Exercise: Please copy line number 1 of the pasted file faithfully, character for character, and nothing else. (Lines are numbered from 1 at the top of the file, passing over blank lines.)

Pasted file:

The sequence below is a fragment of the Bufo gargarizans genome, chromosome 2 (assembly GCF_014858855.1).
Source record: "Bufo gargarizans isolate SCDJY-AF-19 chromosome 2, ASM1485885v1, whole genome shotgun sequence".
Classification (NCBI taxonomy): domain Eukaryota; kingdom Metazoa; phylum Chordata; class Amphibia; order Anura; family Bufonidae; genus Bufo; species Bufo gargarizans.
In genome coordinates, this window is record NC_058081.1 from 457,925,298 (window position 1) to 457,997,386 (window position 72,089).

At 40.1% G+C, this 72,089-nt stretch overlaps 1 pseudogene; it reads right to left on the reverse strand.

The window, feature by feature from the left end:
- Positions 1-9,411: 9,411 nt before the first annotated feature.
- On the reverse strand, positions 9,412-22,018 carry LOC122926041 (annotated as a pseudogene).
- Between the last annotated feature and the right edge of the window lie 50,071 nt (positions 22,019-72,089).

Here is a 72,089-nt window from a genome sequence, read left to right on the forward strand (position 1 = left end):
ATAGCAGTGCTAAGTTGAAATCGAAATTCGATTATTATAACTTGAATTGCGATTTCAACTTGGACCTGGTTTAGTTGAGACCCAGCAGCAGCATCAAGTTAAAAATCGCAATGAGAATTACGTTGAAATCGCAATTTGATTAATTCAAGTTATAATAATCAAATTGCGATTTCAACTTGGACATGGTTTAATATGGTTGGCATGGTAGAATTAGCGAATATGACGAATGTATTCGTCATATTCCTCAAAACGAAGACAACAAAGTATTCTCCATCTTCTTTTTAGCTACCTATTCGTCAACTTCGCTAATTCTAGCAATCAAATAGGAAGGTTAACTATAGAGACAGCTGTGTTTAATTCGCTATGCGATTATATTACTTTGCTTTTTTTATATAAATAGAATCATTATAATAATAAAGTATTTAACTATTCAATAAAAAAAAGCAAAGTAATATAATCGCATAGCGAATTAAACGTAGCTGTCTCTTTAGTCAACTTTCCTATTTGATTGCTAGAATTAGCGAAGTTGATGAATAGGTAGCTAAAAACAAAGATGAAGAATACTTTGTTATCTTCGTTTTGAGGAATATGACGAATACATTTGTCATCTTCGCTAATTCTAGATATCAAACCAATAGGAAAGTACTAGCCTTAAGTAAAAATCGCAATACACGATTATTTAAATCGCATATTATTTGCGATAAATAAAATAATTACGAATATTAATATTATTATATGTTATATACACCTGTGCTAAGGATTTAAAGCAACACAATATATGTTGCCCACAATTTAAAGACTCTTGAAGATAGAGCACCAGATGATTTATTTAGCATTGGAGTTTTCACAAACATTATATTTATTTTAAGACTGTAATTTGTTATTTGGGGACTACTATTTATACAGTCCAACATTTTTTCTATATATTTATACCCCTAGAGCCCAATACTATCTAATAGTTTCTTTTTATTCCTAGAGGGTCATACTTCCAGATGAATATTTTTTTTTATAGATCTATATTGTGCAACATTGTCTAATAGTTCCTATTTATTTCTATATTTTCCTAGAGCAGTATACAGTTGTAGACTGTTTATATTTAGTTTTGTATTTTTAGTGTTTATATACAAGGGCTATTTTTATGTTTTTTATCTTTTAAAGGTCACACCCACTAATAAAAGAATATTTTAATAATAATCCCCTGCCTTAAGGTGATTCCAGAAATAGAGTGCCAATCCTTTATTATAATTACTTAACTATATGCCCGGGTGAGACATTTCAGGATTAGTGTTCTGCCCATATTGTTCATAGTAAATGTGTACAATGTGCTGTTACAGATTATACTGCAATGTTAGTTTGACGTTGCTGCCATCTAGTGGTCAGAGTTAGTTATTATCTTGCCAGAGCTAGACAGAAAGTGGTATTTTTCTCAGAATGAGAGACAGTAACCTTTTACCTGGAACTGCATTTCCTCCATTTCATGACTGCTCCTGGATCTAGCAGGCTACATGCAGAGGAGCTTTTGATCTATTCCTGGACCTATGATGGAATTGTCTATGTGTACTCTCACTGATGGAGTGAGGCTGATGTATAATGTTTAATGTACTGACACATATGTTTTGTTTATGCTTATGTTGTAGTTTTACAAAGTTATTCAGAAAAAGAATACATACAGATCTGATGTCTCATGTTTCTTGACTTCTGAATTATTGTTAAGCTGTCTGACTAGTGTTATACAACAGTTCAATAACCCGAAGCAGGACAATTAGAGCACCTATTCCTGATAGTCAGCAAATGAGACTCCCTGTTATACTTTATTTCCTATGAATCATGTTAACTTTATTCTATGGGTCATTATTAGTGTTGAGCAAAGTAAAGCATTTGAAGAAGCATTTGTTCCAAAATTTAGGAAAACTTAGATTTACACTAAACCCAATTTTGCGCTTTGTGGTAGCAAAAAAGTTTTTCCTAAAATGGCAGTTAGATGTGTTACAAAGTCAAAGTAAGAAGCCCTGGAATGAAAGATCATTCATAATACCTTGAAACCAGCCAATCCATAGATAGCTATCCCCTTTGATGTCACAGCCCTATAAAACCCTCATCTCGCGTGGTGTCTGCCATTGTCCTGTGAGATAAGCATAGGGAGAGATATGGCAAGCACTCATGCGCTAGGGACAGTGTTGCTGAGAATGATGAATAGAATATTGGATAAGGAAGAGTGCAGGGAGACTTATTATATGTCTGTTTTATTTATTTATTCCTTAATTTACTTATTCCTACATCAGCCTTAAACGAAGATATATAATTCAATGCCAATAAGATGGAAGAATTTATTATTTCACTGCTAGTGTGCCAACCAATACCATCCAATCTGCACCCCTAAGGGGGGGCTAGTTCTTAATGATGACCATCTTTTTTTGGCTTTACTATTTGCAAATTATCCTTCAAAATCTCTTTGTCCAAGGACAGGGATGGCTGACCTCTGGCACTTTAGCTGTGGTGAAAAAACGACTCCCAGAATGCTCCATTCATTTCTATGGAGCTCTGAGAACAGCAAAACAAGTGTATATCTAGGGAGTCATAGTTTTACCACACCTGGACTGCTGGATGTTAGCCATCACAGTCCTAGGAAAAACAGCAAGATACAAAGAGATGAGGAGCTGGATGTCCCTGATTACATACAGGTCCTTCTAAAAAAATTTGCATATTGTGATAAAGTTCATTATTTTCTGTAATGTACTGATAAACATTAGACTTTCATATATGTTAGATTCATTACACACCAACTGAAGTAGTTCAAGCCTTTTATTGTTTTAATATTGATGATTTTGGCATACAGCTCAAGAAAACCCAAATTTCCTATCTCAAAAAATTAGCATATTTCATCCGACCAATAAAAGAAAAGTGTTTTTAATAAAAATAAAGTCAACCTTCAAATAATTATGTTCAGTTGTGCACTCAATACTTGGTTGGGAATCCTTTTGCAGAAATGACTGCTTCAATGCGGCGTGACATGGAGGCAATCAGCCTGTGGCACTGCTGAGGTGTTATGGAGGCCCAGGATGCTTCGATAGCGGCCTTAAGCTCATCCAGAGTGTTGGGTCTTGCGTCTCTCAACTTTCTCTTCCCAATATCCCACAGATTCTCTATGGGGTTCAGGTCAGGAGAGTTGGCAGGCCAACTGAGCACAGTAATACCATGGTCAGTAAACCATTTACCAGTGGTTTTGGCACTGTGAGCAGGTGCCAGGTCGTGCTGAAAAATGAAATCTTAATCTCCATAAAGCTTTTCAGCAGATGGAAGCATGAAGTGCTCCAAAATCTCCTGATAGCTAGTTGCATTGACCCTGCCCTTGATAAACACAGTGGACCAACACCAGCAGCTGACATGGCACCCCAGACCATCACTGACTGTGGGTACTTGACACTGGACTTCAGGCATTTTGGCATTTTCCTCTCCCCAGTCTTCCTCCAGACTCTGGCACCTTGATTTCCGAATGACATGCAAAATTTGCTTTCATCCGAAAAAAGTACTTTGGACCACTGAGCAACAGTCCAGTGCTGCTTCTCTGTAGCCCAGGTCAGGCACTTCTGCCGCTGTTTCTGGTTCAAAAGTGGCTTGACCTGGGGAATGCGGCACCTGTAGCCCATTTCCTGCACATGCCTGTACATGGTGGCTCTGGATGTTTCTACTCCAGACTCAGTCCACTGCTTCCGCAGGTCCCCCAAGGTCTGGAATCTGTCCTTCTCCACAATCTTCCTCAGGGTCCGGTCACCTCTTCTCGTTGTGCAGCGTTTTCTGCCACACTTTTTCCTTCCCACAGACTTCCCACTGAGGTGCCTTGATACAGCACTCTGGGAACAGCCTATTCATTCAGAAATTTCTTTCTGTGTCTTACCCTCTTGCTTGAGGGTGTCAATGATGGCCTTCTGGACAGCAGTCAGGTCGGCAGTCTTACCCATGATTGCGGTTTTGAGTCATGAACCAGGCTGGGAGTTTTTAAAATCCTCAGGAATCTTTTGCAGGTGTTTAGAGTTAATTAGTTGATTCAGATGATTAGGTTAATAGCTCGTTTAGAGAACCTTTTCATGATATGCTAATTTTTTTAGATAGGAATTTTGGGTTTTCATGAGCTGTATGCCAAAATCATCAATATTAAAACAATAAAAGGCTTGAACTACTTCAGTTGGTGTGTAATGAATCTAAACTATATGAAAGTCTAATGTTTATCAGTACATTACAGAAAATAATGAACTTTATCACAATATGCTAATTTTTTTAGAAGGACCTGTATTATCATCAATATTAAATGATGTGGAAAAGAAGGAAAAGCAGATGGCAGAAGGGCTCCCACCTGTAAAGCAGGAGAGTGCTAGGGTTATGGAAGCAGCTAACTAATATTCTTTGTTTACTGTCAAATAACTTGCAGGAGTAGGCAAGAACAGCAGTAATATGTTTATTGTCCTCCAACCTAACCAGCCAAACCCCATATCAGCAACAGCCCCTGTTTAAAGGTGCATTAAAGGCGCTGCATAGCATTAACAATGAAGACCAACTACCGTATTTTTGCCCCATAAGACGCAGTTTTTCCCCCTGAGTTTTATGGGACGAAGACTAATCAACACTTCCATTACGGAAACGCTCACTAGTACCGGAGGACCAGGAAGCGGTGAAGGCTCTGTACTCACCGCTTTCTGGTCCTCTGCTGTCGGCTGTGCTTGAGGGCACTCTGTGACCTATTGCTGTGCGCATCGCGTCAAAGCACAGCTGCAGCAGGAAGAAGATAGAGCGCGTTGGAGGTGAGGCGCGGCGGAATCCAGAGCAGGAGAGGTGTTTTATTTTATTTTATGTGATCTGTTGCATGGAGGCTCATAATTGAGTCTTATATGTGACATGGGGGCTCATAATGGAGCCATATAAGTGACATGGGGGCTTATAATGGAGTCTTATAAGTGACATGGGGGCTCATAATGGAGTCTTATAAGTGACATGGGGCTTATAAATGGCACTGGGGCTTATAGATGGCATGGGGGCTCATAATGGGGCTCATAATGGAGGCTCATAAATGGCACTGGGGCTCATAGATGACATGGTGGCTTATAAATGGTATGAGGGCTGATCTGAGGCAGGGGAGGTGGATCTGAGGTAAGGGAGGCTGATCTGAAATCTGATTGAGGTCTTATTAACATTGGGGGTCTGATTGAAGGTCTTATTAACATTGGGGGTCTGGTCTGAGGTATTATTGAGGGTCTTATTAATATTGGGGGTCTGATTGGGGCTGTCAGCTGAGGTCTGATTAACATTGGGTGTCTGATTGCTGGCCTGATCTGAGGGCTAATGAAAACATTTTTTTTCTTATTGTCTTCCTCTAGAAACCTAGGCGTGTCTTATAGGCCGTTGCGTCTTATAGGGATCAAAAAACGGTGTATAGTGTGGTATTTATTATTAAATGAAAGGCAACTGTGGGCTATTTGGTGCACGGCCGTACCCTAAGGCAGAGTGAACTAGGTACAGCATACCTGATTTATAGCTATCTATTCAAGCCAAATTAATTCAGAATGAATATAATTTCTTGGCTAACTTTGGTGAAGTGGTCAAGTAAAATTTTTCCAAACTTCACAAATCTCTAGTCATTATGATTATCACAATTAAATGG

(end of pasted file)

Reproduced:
The sequence below is a fragment of the Bufo gargarizans genome, chromosome 2 (assembly GCF_014858855.1).